In the Gentoo forums there are some reports of problems when running the bluetooth initialization script, resulting in error messages like "Can't open HCI socket.: Address family not supported by protocol". The third post of this thread gave me the clue about what is wrong:
Basically, if the ohci_hcd module is not loaded when the script runs, USB dongles are not found. This can happen if one has no other USB devices that forced the autoload of the module: on my home computer with a USB mouse this problem does not happen, but it happens on my work machine (with a PS/2 mouse and no other USB device).
Workaround: place ohci_hcd in /etc/modules.autoload.d/kernel-2.6, or possibly compile into kernel.
Solution: modify the init script to load the module, check for dongles and unload if none are found.
Not all motherboards support ohci - in fact, I have uhci here, and no problems with my usb bluetooth dongle (granted, I don't have any bt devices to connect to, yet) however, modprobing the module should be handled elsewhere
How do we know that your USB is OHCI, and not UHCI or EHCI? And what if the driver is compiled into kernel instead of being a module? Sorry, too much hassle for too small benefit. Also, this is hotplug's/coldplug's job, my USB BT gets even coldplugged unless I disable the coldplug thing. Guessing module names is not something an init script should do.
Severity is not trivial: it is a bug and it should be fixed.
Whether the fix is to be implemented in the bluetooth or in the hotplug scripts can be debated, but this problem has been blocking several people from using USB dongles, it cannot be ignored just because it works on some systems.
(In reply to comment #3)
> Severity is not trivial: it is a bug and it should be fixed.
> Whether the fix is to be implemented in the bluetooth or in the hotplug scripts
> can be debated, but this problem has been blocking several people from using
> USB dongles, it cannot be ignored just because it works on some systems.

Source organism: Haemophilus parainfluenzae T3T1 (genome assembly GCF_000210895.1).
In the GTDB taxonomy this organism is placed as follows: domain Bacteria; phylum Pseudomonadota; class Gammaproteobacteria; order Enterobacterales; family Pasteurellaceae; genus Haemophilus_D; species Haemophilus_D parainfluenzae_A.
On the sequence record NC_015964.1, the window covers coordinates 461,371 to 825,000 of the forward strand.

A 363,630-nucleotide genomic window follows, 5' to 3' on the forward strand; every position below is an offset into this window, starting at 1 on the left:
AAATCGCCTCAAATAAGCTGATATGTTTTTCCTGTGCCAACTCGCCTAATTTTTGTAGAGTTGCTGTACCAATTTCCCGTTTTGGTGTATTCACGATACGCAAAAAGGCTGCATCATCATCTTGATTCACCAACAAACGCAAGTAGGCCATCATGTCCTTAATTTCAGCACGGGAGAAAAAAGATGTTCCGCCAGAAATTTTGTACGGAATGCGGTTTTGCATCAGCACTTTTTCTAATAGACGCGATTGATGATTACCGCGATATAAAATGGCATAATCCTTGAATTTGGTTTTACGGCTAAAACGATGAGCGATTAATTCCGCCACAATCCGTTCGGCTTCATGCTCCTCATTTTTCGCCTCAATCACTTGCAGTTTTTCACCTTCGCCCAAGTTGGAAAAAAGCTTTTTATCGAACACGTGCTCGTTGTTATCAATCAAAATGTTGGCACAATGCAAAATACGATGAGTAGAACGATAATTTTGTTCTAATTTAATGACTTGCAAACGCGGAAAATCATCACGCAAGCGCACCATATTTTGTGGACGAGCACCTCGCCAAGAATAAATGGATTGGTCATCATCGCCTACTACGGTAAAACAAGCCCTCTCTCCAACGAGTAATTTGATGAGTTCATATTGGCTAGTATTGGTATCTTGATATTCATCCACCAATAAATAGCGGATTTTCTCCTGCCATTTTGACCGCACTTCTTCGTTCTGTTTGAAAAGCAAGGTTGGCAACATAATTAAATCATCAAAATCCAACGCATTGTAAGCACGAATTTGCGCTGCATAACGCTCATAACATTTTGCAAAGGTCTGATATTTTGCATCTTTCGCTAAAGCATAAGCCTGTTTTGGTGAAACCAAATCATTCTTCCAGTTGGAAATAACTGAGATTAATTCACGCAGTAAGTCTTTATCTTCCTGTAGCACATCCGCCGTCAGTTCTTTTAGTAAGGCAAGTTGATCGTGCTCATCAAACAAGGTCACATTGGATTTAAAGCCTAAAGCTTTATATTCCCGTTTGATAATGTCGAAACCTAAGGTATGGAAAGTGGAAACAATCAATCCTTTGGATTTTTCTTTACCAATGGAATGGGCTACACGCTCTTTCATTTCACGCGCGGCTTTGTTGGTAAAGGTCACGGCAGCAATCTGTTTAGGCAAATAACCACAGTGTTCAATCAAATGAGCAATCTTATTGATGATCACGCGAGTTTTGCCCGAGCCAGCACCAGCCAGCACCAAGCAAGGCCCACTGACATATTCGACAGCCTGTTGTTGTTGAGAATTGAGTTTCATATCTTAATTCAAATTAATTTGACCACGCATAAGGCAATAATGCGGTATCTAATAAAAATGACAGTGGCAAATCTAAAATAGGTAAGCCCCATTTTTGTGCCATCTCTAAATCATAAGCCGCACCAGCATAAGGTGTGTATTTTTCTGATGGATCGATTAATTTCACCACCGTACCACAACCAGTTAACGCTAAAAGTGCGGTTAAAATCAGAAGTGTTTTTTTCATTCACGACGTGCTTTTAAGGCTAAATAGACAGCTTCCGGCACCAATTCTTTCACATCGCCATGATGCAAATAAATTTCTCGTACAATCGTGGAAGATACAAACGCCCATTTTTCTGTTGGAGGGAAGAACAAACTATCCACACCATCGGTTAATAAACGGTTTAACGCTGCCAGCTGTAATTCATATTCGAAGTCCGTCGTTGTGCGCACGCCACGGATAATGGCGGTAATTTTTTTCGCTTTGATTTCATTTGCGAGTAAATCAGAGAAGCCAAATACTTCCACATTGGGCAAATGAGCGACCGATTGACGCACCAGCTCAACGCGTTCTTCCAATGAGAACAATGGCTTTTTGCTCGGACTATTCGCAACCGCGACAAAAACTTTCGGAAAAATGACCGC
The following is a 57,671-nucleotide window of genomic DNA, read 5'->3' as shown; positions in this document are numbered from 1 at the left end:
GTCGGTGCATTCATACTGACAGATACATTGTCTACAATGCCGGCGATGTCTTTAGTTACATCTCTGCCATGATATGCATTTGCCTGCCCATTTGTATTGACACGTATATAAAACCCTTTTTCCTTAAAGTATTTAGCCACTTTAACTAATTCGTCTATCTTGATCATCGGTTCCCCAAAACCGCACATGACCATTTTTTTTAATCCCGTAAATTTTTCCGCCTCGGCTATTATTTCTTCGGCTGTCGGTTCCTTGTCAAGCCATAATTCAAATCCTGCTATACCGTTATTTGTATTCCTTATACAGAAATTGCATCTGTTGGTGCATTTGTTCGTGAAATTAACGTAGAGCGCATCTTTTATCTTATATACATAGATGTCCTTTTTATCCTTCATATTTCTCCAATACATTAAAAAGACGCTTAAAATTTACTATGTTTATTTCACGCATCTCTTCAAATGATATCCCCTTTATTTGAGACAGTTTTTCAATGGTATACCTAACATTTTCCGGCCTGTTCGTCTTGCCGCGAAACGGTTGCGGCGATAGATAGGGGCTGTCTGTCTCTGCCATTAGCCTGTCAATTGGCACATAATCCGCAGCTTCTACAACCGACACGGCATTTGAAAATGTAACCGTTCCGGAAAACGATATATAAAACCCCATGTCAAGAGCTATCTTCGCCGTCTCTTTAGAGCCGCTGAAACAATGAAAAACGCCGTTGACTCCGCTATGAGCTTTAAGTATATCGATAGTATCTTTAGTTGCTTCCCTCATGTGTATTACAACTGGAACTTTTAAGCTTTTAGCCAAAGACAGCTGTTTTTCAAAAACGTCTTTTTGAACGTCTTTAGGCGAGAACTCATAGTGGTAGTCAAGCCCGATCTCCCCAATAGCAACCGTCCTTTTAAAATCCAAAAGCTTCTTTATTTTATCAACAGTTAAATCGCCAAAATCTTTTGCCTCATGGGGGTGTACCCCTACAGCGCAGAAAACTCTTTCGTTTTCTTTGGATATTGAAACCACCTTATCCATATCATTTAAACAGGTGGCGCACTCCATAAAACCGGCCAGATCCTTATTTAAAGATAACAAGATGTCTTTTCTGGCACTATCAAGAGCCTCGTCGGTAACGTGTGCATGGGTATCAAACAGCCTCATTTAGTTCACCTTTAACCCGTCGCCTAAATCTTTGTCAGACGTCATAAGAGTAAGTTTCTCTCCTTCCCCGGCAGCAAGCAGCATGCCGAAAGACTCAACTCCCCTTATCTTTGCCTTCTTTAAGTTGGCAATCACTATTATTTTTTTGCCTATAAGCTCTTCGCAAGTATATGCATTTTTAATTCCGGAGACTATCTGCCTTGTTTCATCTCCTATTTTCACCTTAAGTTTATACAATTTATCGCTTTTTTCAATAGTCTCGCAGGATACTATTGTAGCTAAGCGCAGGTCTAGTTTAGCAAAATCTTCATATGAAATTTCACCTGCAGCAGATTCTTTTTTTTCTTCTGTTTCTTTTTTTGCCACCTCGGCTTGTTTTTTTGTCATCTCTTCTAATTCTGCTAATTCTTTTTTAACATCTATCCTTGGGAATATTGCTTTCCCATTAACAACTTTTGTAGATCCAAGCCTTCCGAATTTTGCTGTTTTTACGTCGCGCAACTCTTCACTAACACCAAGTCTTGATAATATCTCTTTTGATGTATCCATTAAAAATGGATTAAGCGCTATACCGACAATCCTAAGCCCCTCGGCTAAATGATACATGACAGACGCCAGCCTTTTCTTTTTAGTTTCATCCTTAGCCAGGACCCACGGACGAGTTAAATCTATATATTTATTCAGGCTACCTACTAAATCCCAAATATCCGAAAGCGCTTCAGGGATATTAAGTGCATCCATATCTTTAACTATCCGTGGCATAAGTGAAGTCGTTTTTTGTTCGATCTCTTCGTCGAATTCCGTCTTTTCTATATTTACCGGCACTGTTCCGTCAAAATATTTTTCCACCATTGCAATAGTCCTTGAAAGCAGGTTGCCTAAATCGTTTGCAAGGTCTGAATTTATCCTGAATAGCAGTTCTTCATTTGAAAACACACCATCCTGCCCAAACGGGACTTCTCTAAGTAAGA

For this to be fixed, you need to provide some information, like relevant parts of dmesg output and your kernel .config. That will be much more useful than messing w/ severity of this bug.
Jakub, if you are not interested in this bug go somewhere else. People are trying to get things to work here.
_You_ have been messing with the severity: "trivial" means "cosmetic problem like misspelled words or misaligned text", and this bug is more serious than that since because of it a device does not function at all, and resulting error messages are not helpful. "Normal" is the appropriate severity.
The Way It Is Supposed To Work is that I plug the dongle and it works. As long as it does not behave like that on all platforms, we have a bug. I reported that, for me and others, modprobing ohci_hdc is the solution. Steev made the point that OHCI is not necessary for all dongles, and that the solution can/should come from elsewhere.
So if you think it is "too much hassle for too small benefit", nobody said _you_ had to fix it.
OK, doesn't go anywhere.
- kernel version
- udev version
- relevant dmesg snip
- relevant part of your kernel .config
(if the output is huge, use attachments instead). Reopen once you've provided the requested information needed to diagnose the problem. Your ranting won't fix this bug, and we can't guess.
Closing since devs are not interested in fixing.
(In reply to comment #7)
> Closing since devs are not interested in fixing.
What are you talking about here? I've asked you for information (twice even), you didn't provide any, so we can't fix something if we don't have any information to diagnose the underlying problem... Calm down, really.